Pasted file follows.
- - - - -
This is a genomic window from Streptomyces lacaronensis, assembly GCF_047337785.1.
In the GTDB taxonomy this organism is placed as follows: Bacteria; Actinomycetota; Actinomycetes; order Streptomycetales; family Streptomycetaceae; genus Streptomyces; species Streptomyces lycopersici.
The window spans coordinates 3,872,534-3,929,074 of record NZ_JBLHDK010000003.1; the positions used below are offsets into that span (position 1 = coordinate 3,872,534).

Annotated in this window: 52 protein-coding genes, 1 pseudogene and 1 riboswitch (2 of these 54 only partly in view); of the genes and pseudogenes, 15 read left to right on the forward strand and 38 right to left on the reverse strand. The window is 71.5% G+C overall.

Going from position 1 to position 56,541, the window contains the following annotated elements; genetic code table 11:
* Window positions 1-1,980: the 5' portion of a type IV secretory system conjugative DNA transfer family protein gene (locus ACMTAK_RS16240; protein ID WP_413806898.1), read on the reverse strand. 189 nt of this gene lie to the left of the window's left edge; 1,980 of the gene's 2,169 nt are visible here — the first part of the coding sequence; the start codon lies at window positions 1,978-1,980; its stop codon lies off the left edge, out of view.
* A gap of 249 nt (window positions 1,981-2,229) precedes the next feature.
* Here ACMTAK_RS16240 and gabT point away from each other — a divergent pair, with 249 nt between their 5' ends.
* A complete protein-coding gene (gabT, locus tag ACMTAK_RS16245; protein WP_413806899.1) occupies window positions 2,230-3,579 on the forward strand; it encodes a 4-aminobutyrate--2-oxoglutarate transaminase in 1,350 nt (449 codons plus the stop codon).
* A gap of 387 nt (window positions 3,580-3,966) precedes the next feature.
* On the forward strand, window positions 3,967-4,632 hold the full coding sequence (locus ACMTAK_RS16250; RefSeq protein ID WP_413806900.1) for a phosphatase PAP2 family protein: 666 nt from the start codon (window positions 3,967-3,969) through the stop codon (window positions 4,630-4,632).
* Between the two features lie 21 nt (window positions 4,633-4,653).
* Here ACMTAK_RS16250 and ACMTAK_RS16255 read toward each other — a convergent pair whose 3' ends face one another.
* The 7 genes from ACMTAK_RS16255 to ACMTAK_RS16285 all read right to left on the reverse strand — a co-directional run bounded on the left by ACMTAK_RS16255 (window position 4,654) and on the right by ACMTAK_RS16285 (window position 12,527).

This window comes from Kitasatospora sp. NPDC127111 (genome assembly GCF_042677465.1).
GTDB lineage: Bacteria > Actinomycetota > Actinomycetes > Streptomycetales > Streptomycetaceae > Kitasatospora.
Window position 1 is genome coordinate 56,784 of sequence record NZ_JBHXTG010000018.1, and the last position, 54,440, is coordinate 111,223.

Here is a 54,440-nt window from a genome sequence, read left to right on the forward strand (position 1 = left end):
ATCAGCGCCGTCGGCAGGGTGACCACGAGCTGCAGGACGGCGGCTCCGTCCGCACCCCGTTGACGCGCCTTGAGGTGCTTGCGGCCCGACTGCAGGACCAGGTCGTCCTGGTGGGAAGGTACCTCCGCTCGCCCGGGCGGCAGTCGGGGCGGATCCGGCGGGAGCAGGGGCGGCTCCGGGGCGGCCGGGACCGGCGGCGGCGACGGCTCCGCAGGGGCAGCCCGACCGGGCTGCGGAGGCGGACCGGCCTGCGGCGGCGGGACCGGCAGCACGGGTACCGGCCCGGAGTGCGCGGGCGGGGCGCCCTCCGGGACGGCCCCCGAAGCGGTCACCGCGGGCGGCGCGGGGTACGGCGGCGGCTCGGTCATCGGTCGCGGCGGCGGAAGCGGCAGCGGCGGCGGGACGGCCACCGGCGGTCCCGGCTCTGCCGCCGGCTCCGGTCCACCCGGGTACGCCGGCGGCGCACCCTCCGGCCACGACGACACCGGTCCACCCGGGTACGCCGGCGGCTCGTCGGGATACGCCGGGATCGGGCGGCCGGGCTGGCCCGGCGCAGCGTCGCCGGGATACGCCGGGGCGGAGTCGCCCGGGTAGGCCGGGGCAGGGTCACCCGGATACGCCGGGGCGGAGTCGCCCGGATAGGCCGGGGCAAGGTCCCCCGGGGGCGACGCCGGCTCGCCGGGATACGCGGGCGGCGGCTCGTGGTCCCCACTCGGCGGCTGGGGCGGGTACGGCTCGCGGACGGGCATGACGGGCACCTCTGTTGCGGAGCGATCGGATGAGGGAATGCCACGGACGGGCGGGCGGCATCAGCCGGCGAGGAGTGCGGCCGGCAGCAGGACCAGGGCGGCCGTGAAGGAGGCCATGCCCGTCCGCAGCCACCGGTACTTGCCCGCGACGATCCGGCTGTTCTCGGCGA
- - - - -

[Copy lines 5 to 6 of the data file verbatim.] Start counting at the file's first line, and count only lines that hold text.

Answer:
Going from position 1 to position 56,541, the window contains the following annotated elements; genetic code table 11:
* Window positions 1-1,980: the 5' portion of a type IV secretory system conjugative DNA transfer family protein gene (locus ACMTAK_RS16240; protein ID WP_413806898.1), read on the reverse strand. 189 nt of this gene lie to the left of the window's left edge; 1,980 of the gene's 2,169 nt are visible here — the first part of the coding sequence; the start codon lies at window positions 1,978-1,980; its stop codon lies off the left edge, out of view.